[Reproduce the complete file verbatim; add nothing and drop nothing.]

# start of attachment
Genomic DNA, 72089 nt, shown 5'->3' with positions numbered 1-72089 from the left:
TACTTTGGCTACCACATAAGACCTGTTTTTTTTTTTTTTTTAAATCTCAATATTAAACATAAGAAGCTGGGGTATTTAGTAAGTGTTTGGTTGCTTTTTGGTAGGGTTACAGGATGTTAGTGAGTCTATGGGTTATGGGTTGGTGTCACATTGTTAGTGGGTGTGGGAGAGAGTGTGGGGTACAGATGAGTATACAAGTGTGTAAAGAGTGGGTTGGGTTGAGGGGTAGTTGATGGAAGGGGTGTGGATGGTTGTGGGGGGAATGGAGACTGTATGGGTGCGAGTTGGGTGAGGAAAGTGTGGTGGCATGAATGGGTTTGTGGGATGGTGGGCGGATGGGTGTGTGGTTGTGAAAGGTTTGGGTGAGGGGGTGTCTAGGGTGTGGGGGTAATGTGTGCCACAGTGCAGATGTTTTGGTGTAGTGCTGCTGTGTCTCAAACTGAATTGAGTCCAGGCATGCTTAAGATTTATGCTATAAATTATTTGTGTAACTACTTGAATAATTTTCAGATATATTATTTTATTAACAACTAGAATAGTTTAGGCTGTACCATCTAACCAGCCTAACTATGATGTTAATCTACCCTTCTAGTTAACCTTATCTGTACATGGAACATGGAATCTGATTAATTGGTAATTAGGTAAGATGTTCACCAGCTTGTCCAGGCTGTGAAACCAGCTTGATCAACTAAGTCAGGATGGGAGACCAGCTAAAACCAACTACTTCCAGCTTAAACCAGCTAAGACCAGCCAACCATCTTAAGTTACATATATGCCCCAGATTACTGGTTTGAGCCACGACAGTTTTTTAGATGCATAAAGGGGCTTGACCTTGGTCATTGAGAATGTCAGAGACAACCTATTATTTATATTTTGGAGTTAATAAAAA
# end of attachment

Genomic DNA, 72089 nt, shown 5'->3' with positions numbered 1-72089 from the left:
TACTTTGGCTACCACATAAGACCTGTTTTTTTTTTTTTTTTAAATCTCAATATTAAACATAAGAAGCTGGGGTATTTAGTAAGTGTTTGGTTGCTTTTTGGTAGGGTTACAGGATGTTAGTGAGTCTATGGGTTATGGGTTGGTGTCACATTGTTAGTGGGTGTGGGAGAGAGTGTGGGGTACAGATGAGTATACAAGTGTGTAAAGAGTGGGTTGGGTTGAGGGGTAGTTGATGGAAGGGGTGTGGATGGTTGTGGGGGGAATGGAGACTGTATGGGTGCGAGTTGGGTGAGGAAAGTGTGGTGGCATGAATGGGTTTGTGGGATGGTGGGCGGATGGGTGTGTGGTTGTGAAAGGTTTGGGTGAGGGGGTGTCTAGGGTGTGGGGGTAATGTGTGCCACAGTGCAGATGTTTTGGTGTAGTGCTGCTGTGTCTCAAACTGAATTGAGTCCAGGCATGCTTAAGATTTATGCTATAAATTATTTGTGTAACTACTTGAATAATTTTCAGATATATTATTTTATTAACAACTAGAATAGTTTAGGCTGTACCATCTAACCAGCCTAACTATGATGTTAATCTACCCTTCTAGTTAACCTTATCTGTACATGGAACATGGAATCTGATTAATTGGTAATTAGGTAAGATGTTCACCAGCTTGTCCAGGCTGTGAAACCAGCTTGATCAACTAAGTCAGGATGGGAGACCAGCTAAAACCAACTACTTCCAGCTTAAACCAGCTAAGACCAGCCAACCATCTTAAGTTACATATATGCCCCAGATTACTGGTTTGAGCCACGACAGTTTTTTAGATGCATAAAGGGGCTTGACCTTGGTCATTGAGAATGTCAGAGACAACCTATTATTTATATTTTGGAGTTAATAAAAA